Winona Republican-Herald, The (Newspaper) - May 29, 1954, Winona, Minnesota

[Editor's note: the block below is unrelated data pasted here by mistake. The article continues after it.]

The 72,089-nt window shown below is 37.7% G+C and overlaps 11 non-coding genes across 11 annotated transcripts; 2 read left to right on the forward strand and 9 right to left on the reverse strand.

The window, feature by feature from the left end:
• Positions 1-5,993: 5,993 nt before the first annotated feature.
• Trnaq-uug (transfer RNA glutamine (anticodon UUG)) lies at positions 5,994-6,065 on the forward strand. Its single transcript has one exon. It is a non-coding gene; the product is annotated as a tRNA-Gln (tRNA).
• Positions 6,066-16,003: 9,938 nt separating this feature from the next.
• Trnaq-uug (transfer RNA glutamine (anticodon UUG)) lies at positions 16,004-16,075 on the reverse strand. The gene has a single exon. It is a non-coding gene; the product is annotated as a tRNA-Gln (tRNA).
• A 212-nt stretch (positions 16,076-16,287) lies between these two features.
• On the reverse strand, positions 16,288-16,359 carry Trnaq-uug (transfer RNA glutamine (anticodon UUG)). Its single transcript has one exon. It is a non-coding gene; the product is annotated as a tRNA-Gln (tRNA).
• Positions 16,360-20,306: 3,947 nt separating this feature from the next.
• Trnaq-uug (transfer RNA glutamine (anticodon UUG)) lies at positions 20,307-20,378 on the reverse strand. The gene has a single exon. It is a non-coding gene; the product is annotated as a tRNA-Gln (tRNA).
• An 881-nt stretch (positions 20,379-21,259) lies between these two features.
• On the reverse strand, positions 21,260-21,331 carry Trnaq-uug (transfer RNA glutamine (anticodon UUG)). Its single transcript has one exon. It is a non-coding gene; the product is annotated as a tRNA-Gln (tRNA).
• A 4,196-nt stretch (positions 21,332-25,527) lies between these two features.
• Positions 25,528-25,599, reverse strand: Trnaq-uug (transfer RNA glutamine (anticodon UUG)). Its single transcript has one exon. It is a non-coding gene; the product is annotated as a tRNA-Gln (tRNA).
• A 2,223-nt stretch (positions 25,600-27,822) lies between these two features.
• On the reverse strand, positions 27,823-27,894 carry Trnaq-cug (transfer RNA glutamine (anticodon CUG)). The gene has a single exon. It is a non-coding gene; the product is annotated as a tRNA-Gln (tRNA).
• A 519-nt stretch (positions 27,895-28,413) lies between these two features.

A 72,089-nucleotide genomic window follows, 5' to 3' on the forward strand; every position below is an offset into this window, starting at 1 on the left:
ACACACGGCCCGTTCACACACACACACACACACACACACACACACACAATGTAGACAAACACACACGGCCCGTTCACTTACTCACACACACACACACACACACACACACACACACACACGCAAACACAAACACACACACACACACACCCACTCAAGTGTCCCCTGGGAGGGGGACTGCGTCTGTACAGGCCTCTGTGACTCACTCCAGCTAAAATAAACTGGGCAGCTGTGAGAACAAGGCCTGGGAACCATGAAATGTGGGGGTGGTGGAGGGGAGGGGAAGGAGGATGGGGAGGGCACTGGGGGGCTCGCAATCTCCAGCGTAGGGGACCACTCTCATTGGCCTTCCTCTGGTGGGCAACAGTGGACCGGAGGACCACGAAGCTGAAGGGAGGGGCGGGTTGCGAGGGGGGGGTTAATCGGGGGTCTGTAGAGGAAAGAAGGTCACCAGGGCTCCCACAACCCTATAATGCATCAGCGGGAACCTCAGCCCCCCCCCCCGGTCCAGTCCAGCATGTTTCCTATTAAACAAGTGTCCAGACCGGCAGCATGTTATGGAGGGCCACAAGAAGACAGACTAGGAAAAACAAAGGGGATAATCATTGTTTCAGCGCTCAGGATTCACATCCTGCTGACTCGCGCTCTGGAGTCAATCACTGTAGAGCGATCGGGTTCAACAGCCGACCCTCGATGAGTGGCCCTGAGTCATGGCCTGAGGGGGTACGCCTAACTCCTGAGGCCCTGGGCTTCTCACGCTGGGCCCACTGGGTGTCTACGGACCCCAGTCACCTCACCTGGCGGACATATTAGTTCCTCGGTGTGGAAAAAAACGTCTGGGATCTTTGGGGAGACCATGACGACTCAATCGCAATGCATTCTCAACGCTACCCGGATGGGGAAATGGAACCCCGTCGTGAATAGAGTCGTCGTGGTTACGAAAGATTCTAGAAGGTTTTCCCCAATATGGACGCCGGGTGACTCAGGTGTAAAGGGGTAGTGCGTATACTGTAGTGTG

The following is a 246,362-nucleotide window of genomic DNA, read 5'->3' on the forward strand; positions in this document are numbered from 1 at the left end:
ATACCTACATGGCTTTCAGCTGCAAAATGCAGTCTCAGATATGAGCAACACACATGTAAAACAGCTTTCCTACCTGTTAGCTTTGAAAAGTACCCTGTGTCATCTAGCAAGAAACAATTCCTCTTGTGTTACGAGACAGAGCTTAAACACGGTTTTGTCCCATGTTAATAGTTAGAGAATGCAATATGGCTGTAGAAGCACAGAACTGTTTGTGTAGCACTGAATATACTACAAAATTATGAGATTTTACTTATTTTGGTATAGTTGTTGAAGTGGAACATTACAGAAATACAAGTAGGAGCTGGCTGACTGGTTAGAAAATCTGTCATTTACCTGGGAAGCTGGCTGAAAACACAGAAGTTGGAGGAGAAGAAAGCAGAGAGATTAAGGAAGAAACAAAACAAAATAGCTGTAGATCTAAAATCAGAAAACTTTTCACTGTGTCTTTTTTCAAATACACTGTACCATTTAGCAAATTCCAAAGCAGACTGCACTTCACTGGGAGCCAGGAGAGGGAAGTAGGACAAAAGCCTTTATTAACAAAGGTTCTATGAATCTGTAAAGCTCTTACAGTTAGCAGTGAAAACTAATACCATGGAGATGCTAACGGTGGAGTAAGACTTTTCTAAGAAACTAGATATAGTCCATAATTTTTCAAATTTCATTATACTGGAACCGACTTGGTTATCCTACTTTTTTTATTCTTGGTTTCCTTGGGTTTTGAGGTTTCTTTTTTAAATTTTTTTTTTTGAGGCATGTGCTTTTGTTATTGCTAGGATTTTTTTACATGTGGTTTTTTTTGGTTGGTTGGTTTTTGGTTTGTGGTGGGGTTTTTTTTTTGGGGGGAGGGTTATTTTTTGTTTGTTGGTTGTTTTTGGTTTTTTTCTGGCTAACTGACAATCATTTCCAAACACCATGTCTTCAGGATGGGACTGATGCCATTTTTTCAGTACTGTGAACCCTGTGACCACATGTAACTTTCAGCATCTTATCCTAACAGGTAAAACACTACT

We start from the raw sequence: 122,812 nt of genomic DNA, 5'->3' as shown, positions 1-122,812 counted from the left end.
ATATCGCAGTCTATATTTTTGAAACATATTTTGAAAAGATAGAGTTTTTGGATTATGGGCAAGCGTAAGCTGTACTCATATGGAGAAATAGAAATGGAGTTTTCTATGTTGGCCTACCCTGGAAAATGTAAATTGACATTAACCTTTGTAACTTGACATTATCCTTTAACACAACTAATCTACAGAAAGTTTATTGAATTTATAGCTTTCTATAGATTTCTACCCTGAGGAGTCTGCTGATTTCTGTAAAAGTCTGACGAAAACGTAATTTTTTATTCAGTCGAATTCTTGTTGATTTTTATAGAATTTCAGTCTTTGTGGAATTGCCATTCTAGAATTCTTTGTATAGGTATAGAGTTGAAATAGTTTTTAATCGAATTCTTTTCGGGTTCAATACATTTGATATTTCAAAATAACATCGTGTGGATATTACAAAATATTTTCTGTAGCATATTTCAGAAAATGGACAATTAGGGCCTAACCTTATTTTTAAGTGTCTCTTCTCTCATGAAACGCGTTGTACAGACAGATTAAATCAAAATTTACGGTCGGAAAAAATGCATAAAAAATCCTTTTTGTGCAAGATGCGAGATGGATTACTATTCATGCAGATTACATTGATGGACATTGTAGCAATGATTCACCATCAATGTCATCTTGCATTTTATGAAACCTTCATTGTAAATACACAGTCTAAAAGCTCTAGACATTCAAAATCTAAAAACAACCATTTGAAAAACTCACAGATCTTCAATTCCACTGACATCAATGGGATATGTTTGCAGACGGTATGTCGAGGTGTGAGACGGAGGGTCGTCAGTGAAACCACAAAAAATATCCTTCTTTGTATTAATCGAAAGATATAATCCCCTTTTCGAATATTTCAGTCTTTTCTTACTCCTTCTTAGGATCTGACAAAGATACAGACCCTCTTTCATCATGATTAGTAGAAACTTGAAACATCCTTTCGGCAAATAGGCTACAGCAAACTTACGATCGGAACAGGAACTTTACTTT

Fair Memorial Day Weekend; Warmer Sunday, Monday Chiefs vs. Waseca Gabrych Park Sunday 8 p.m. NINETY-EIGHTH YEAR. NO. 161 SIX GENTS PER COPY WINONA, MINNESOTA, SATURDAY EVENING, MAY 29, 1954 EIGHTEEN PAGES Ike-McCarthy Dispute Deadlocked Service Right To car and this loaded traction company bus collided at an intersection in Portland, Ore., Friday and the bus careened into a nearby house, which was damnged extensively. No one inside was injured, A car passenger, Andrew Anderson, 73, was fatally injured in the crash. Four on the bus were hurt. (AP Wirephoto) Traditional Rites Across the Nation For Memorial Day By THE ASSOCIATED PRESS With prayers for a peaceful future, America honors its soldiar dead once again this weekend. The traditional rites across the nation will occupy two days this year, with some on Sunday and others on Monday, because Mem- orial' Day falls on Sunday. Russians Warn U.S. Must Stop Making A-Bombs By STANLEY JOHNSON Eut they will be no less fervent, coming as they do at a time when Weap0ns. MOSCOW said today secret American-Soviet talks on atomic control ".cannot bring any positive results unless the United States agrees to unconditional pro- hibition of atomic-hydrogen Reinforcements Reach Trapped French Fortress Tanks, Infantry Units Advance Under Air Cover By LARRY ALLEN HANOI, Indochina The French announced today that French Union armor and infantry under h e a v y- air cover had smashed through a Vietminh ring encircling the beleaguered post of Yen Phu 30 miles south of Hanoi. The command said tanks and ar- mored units from Nam Dinh and the Phu Ly sector had driven through to Yen Phu and reinforced it with fresh troops and supplies. Yen by one com- pany of about 160 been under rebel fire for the past 18 days. The rebels had kept the little out- post in the vital Red River Delta area under steady mortar bom- bardment while Vietminh mole squads burrowed to within 300 feet of the barbed wire barriers. Some 12 Vietminh battalions took part in the grueling attack. Pius X 77th Pope Elevated To Sainthood in Rome Rites Hundreds of Archbishops, 500 Cardinals Attend By FRANK BRUTTO VATICAN CITY Pius X who died only 40 years ago, was canonized a saint of the Roman Catholic church today in a majestic ceremony in St. Peter's Square. An estimated half million people stood in hushed silence under a blazing sun as Pope Pius XII pro- nounced the ancient Latin formula that elevated Giuseppe Sarto, Pius X, to the church's highest honor. The Pope made the pronouncement at p.m. a. m. The Pope then stepped down from his throne and knelt, to pray. Just as he did so he drew a hand over his brow, wiping off the sweat caused by the hot .sun and his heavy robes. The stood at 90 degrees on Rome's hot- test day of the year. It was the first canonization ceremony for a pontiff in 242 years and the first ever in St. Peter's Square. Radio and television and the press flashed the brilliant rite around the world as never before to take Dien Bien Phu, the rebels apparently aimed to pound the out- post until it was sufficiently soft- ened up for a frontal assault. News of the French break- through came after a day of scat- tered action in which the rebels knocked off one Vietnamese- manned defense post 20 miles southwest of Hanoi and encircled two others in the same sector. The French said they were sup- plying the embattled posts by air. The French Union cause was bolstered somewhat-yesterday by the arrival of 17 American fighter ments. The 17 fighter a r c a t s-arr ved a r c a t arrived on Saigon TODAY more than 35 million automobiles I weapons Friends of Ike Urge Action By JOSEPH STEWART ALSOP WASHINGTON The last fort- night has produced a new trend which greatly and quite rightly worries the White House. For the first time, the Eisenhower admin- istration is experiencing a bad press. The real cause for worry is not that many of the old pro-Taft group of newspapers have now pro- gressed from mild complaint to open vilification. What really hurts is that criticisms arc beginning to be heard from the administration's staunchest supporters. In an already-famous editorial, the Scripps Howard chain has warned the President to give! -phe proclamation said: stronger leadership "or he will be ,.We should keep faith with our run over by an ox-cart. The same heroic dead b hurably and devout- theme has been more politely j suppiicating almightv God for struck in a forceful editorial by in our efforts 'to achieve the hydrogen bomb and other awe- some weapons cast their dread- ful shadows upon the earth. The services will take many forms, ranging from quiet prayers to God for national guidance to the strewing of flowers upon the seas which wash America's shores. Then, too, there will be parade and pageant. For millions of Americans, the weekend also will signal the start of the annual vacation and travel season, the opening of resorts and the first taste of the many sum- mertime diversions. 3-Day Holiday With much of the nation enjoy- ing a three-day holiday, the Na The Communist party newspaper in a lengthy article denounced President Eisenhower's world atomic pool plan as unworkable otherwise. The paper accused the United States of trying to reveal the course of the confidential talks in a "one-sided and distorted light whereas the point of view of the other (Soviet) side remains un- known or distorted." The article was the first public presentation here of the Soviet ver- sion of the talks. Pravda .said the Soviet Union "put forward a new proposal" which it said consisted of a "sol- emn, unconditional obligation not aboard the American light aircaft carrier Windham Bay. The planes, with a top speed of 450 miles an hour, are able to take off at high speed on short runways, a valu- able asset in Indochina. The troop reinforcements were coming into the delta area both from France and other areas of Indochina. 2 Traffic Deaths Reported in State As Holiday Begins By THE ASSOCIATED PRESS IIIK a uncc-uaj iiuuuaj, tional Safety Council estimates I to use hydrogen or other Two deaths wefe reported ..iitnmnhiioe I weapons oi mass destruction." early today as Minnesota began will roll along the highways, if the j The United States made clear the long Memorial Day weekend. weather is good. last December the Eisenhower I James R. Jam. 26, of rural It also estimates the lives cf 340 atomic, Plan- introduced at a ni K c-nii-Ffori mit in tho special meeting of the united Na- heavy travel !tions General Assembly at that i time was intended to circumvent Millions of other persons will Soviet insistence on the ban_ travel by tram, plane, bus and j boat. President Eisenhower, acting in conformity with provisions of a congressional resolution approved in 1950, issued a proclamation des- ignating Sunday as a day of prayer for lasting peace. John s. Knight, rime, w h i c h ful world has cnimel then designated the hour of as cme m Cowles Thile not criticizing the -11 a-m- (local time) in each lo SWh President personally, has made a cahty remarkable speech criticizing the President's foreign policy. Warm Friends Criticize to "join in prayer These reluctant criticisms come from warm friends of the Eisen- hower administration, who want, above all, to see the administra- tion succeed. In three of the four cases, the finger of blame has been pointed at the President himself, which is a phenomenon, which needs explaining. In part, the explanation is ob- vious. The Eisenhower administra- tion tried to luck through the Mc- Carthy problem and the Indochina problem. Its luck did not hold in either case, as was predictable. Great political problems are somewhat like cancer in one re- spect. The longer you postpone the operation, the more painful and dangerous it becomes. Because there was postponement, because there was a long attempt to luck through on McCarthy and Indo- china, the operations are being im- mensely painful and unpleasant. Things are going badly, and the administration's best friends are naturally worried. In part, too, the explanation of the new criticism of the President undoubtedly lies in the President's own character. Lord Acton once remarked, with the searing cyni- (Continued on Page 2, Column 5.) ALSOPS tions." Monday morning, at memorial exercises at the Arlington Nation- al Cemetery, the President will lay a wreath at the tomb of the Unknown Soldier. Following a tradition which ap- parently began spontaneously in the South following the Civil War, graves will be decorated in cem- eteries across the country- Formal Services At the same time there will be numerous formal memorial serv- ices conducted in the cemeteries. One of these will be at the Vet- erans Administration Center Cem- etery at West Los Angeles, where veterans of all wars are buried. Lt. Gen. Ira C. Efiker, re- tired, will speak, and per- sons are expected to attend. California's Gov. Goodwin J. Knight will make three Memorial Day addresses during other cem- etery services, and the American Legion will conduct rites aboard the heavy cruiser Helena in Long Beach Harbor. In Los Angeles Harbor, a Coast Guard cutter will scatter flowers upon the water, and others will be strewn at sea from a plane from the Naval Air Station at Jacksonville, Fla. Man Found Dead Near Ditched Truck, Companion Held WALKER, Minn. Wi_A 28-year- old Pine River man was found dead beside a ditched truck early today and his 33-year-old com- panion was being held 'without charge pending a coroner's report. The dead man was Orville Myk- kanen, a farmer near Pine River. Deputy Sheriff Gerald Eveland said he was holding Fred Parker, Penuot Lakes, until Dr. A. T. Rozycki, Cass County coroner ex- amines the body and makes a report. Mykkanen's body, which bore no visible marks of violence, was found beside the truck that left a county road 12 miles southwest of Pine River about a.m. today. Parker, who had been with Myk- kanen. during the night, shouted for help, attracting a nearby farm- er who called the sheriff's office. Eveland said Parker, a scrap iron buyer, told him he and Myk- kanen had purchased whisky at a liquor store in Jenkins and had spent the night drinking at a farm home near the scene of the death. Parker said he had purchased scrap at the farm earlier Friday. Parker told Eveland that both fell out of the truck when it went into the ditch. Parker had a slight bruise on his head. Fatal Success Noted OKLAHOMA CITY city ex- Grand Rapids, was killed about a.m. when his car went off highway 169 about 5V4 miles south of Grand Rapids and hit a drive- way. Officers said Jam, who was alone, apparently fell asleep. Martin Henry Janssen, 37, Clara City farmer, died at 5 a.m. in a Wiflmar hospital from injuries suffered Friday in a collision at a country road intersection two miles northwest of Clara City. He leaves a widow and three small children. The two deaths increased the state's 1954 traffic toll to 237. This was 45 higher than at this time a year ago. As the long weekend began, Gov. Anderson issued orders for the Minnesota Highway Patrol to be especially alert and to "call them close" against speeders and care- less drivers. For the nation, 340 traffic fatali- ties were predicted before the lengthy holiday ends at midnight Monday, 10 of them destined for Minnesota. Hearings Remind Judge of Egg Tale GATLINBURG, Tenn. Winfred B. Hale of Rogersville, attending the Tennessee Bar Assn. convention here, made this com- ment yesterday on the McCarthy- Army hearings: "They are just like a man I know in Hawkins County who swal- lowed an egg. He wz.3 afraid to move OIJL in fear the egg might break, was afraid to stand still in feac it might hatch." Pius XII, the 78-year-old spirit- ual ruler of more than 400 million Catholics, upon the "gigan- tic and yet humble" figure of the newly sainted Pope to "sustain this poor human race" in its search for peace. The Pope described Pius man who was acted for his humil- ity as "the saint raised up by Providence for our time." In the vast gathering, one' of the greatest in the history of the church, were some 50 cardinals and nearly 500 archbishops and bishops of the church who came here from many parts of the world. Spectacles In Hand, Sen. McCarthy reaches over the table to congratulate Roy M. Cohn as the Friday session ended in the Mc- Carthy-Army dispute hearing. Cohn spent the day on the wit- ness stand, contradicting under oath the sworn testimony of Sec- retary of the Army Stevens and Army Counsel John Adams on six major points. (AP Wirephoto) Just after pronouncement of the- -The committee-of -yesterday to try to disentagle the Latin formula that placed Pius X on the list of the church's saints, a covering canopy was removed from an immense painting of: the new saint, directly over the papal altar. It showed Pius X in his papal robes, his hand uplifted. Carried to Millions Pius X is the 77th of 260 popes to be made a saint. None of the others was canonized in the square. For the first time the ceremon- ies bestowing the church's highest honor was carried to millions by means of radio and television. Pius X was known during his life- time as "Papa saint Pope. The ceremonies today, only 40 years after his death, make him that in fact. The Roman Catholic pontiff, Giuseppe Sarto, was born in the little northern Italian towi of Riese June 2, 1835. His parc-nts were poor, but aid by his'bishop enabled him to attend a seminary and become a priest. He was noted for extreme hu- mility and charity from his earli- est years. In 1903, when he was archbishop of Venice, he was called to a papal conclave in Rome. He assured his followers he would return quickly, and some accounts say he bought a roundtrip ticket, borrowing 300 lire to pay for it. But Cardinal Sarto never re- turned to Venice. None was more surprised than he when the con- clave elected him the 258th pope in the long history of the Catholic Church. New Problems Snarl Indochina Meetings GENEVA By EDDY GILMORE scheduled meeting of Indochina experts was can- celed today after the nine participating delegations decided they had Tun into problems which could be decided only by the top dele- gates. WEATHER FEDERAL FORECAST Winona and and cool tonight. Sunday fair and a j posing sides in the war be called little warmer. Low tonight 44, high i to Geneva to draw cease-fire lines. various Conflicting and overlapping proposals now before the Indo- china Conference on cease-fire measures. The conference itself was sched- uled to hold another restricted ses- sion at 9 a.m. There will be no further meetings of the experts unless the full conference directs them to take up some specific Russia's Deputy Foreign Minis- ter Andrei Y. Gromyko snarled up yesterday's initial meeting of ex- perts who are seeking to find out how much common ground there was in the Communist and non- Communist proposals. Gromyko tossed in new demands aimed at forcing the conference to sanction Communist claims in Laos and Cambodia, the smaller of the three Associated Indochinese States. The West has insisted the Com- munist-led Vietminh be allowed after the cease-fire to hold terri- tory only in Viet Nam and that Red forces be evacuated entirely from the kingdoms of Laos and Cambodia. Should the Communists persist in demands for "assembly zones" in all three states, observers pre- dict the conference might founder next week. That is the period that both France's Foreign Minister Georges Bidault and Britain's For- eign Secretary Anthony Eden have predicted would be decisive. The Communists and the West are agreed on the principle of the assembly zones into which the op- posing armies would be withdrawn when the cease-fire is sounded. But there is basic disagreement over where and how these zones should be established. Eden proposed earlier this week that senior officers of the two op- Sunday 74. Generally fair and warmer Monday. LOCAL WEATHER Official observations for the 24 hours ending at 12 m. today: Maximum, 68; minimum, 47; noon, 62; precipitation, none; sun sets tonight at sun rises to- morrow at AIRPORT WEATHER (No. Central Observation) Max. temp 67 at and p. m. Friday. Low temp. 48 at a. m. today. Noon temp. 60. Brok- en layer of clouds at feet, visibility more than 15 miles, wind from the west at 17 m.p.h. with gusts of 26 m.p.h. Barometer 29.78 rising, humidity 48 per cent and dewpoint 40. terminator sports this sign on his truck: "The bug doctor all our pa- tients No Paper Monday Observing its usual custom, The Republican-Herald will omit publication on Monday, May 31, Memorial Day. Business will be suspended generally throughout the nation. Regular broadcasts of local, state, national and international news will be heard over KWNO and KWNO- FM. Consult the schedule on the back page today for times of news broadcasts. When we'next greet you on Tuesday, June 1, we will be The Winona Daily News, formerly The Winona Republican-Herald. Changes Asked Gromyko said yesterday Russia would accept this vided it was changed to leave a clear implication that the officers would draw cease-fire lines for all three Assocated States. Gromyko also suggested that the officers meet in Indochina rather than Geneva. The West had as- sumed there was agreement on Geneva as the site of the military discussions. A representative of the French high command 'is already en route here from Saigon to take part in the talks. Gromyko also made-it clear at yesterday's meeting that Russia would oppose any serious discus- sion of international supervision of a cease-fire until after the con- ference had agreed on location of assembly zones. Some issues raised by Gromyko were new. Others had been brought up previously by Soviet Foreign Minister V. M. but ap- parently withdrawn in the face of Western opposition. Western experts were astonished to find .these points raised at what was supposed to be a working group charged merely with find- ing a common ground among the different proposals before the con- ference. 4 Drown When Tornado Upsets Boat in Missouri BAGNELL, Mo. UP! A tornado upset an excursion boat on the Lake of the Ozarks yesterday. At least four persons and probably six were drowned. Six passengers and the pilot were rescued. Two of the passen- gers said the pilot saved their lives. Owners of the capsized craft said it was routine to send another boat to check on its excursions when a storm blew up, and that precaution put a rescue boat along- side the stricken craft quickly. The known dead: Mrs. Letha Rockwell, 50, and a daughter, Rosalyne Ruth Rock- well, 16, Belle Plaine, Iowa. Mrs. Richard Lamberty and a son, Warren, 2, Fremont, Neb. Missing were Duaine Hodges, 19, of Missouri Valley, Iowa, and Pa- tricia Gump, 16, of Tunis, Mo. A relative said he saw them get on the excursion boat but it was not certain they were aboard. The bodies of Mrs. Rockwell, her daughter and Warren Lamberty were recovered within an hour. Rescued were Lamberty; Junior Graham, 18, of Brumley, Mo., the pilot; Darwin Rockwell, 48, hus- band of Mrs. Rockwell; Emmett O'Leary. 41, and his wife, Ruth, 33, of Berkeley. Mo.; Lt. V. H. Allen, 22, and his wife, 19, of Law- ton, Okla. Burglars Attempt Watchman's Revival TAMPA, Fla. reported that burglars who broke into a Tampa laundry apparently tried to j revive the night watchman, found j dead of a heart attack. Rafael Delgado, 59, was found lying on a table in the boiler room yesterday morning. His belt had been loosened, his shoes removed and a jug of water was by the table. The laundry's safe Tiad been broken open and checks and cash estimated at stolen. K Result Stops ?olice From Arresting Source TULSA, Okla. of the liquor squad were just about to overtake a bootlegger's auto- mobile when a drunk driver got between the pursued and the pur- uers. Detective Sgt. Jimmy Jackson said yesterday they couldn't get around the weaving inebriated driver so they halted him and hauled him off to jail. The boot- legger got away. Oklahoma is constitutionally dry. Senator Warns No Power Can Stop His Probe White House Insists Executive Has 'Sole Responsibility" By JACK BELL WASHINGTON A head-on constitutional conflict between Sen. McCarthy (R-Wis) and the Eisen- hower administration hung heavily today over the Senate inquiry into the treatment of Army Pvt. G. David Schine. The Senate's "who probe into the dispute between McCarthy and Army officials was temporar- ily submerged in a roaring battle over the Wisconsin senator's dec- laration that "no power on earth" will stop him from seeking infor- mation from government employes about "corruption, graft or trea- son." McCarthy took this stand after a statement by Atty. Gen. Brown- ell from the White the executive branch of the government "sole responsibility" for protect- ing the nation's security.. Brownell, with President Eisen- hower's approval, gave this reply to McCarthy's earlier call on the two million federal workers in the executive department tp give the senator secret information despite presidential orders to the con- trary: Turn to Constitution "The obligations and duties of the executive, judicial, and legis- lative branches of the government are defined by the Constitution "That (executive) responsibility can't te usurped by any individual who may seek to set himself above the laws of our land or to over- ride orders of the President of the United States to federal employes of the executive branch of the government." The constitutional argument speedily found its way into the Senate Investigations (subcommit- tee's televised hearings' where it developed additional political over- tones. Firing in all directions, Mc- Carthy said: Eisenhower is "an extremely busy man" and is "getting bad advice." He is not suggesting that Brown- ell "resign or anything like but he hopes to persuade the at- torney general "that where he does have the duty to enforce the law, that we have the duty to ex- pose any failure to enforce law." He stands on his position that federal employes are "duty bound to give me information even though some littlj bureaucrat stamped it secret to protect him- self." Won't His Democratic colleagues on the investigations subcommittee, currently waging a fight for full access to subcommittee files, "will not get the names of the loyal gov- ernment employes who gave us the evidence of treason that has been growing over the past 20 or 21 years." These issues spewed out of the inquiry into Army charges that McCarthy and his aides improper- ly sought favored Army treatment for Pvt. Schine, a former unpaid subcommittee consultant, and the McCarthy camp's contention that top Army officials used Schine as a "hostage" in efforts to sidetrack an investigation into alleged Com- munists in Army installations. Roy M. Cohn, McCarthy's counsel, got in some under-oath denials yesterday of these charges but the subcommittee quit until Tuesday with cross-examination of him by Special Counsel Ray H. Jenkins still unfinished. McCarthy's attacks, which inter- rupted testimony, brought a Demo- cratic defense of the President and Brownell, Republican criticism of Democrats for making "political speeches" and a threat to carry the fight over subcommittee to the Senate itself. Sen. Symington (D-Mo) told newsmen that if McCarthy persists in what the Missourian called" blacking out information in the files from the Democrats, "I'm go- ing to take the issue to the Senate and find out where we stand." Remains Chairman McCarthy has stepped off the subcommittee for the inquiry into his dispute with Secretary Stevens and other Army officials, but he remains chairman of its parent Government Operations Commit- tee. Symington criticized GOP mem- bers for what he termed their "abysmal silence" while he and Sen. Jackson (D-Wash) were say- ing that BrpwneU and the Presi- dent were right in contending that no unauthorized person should get secrrity information from govern- mert employes.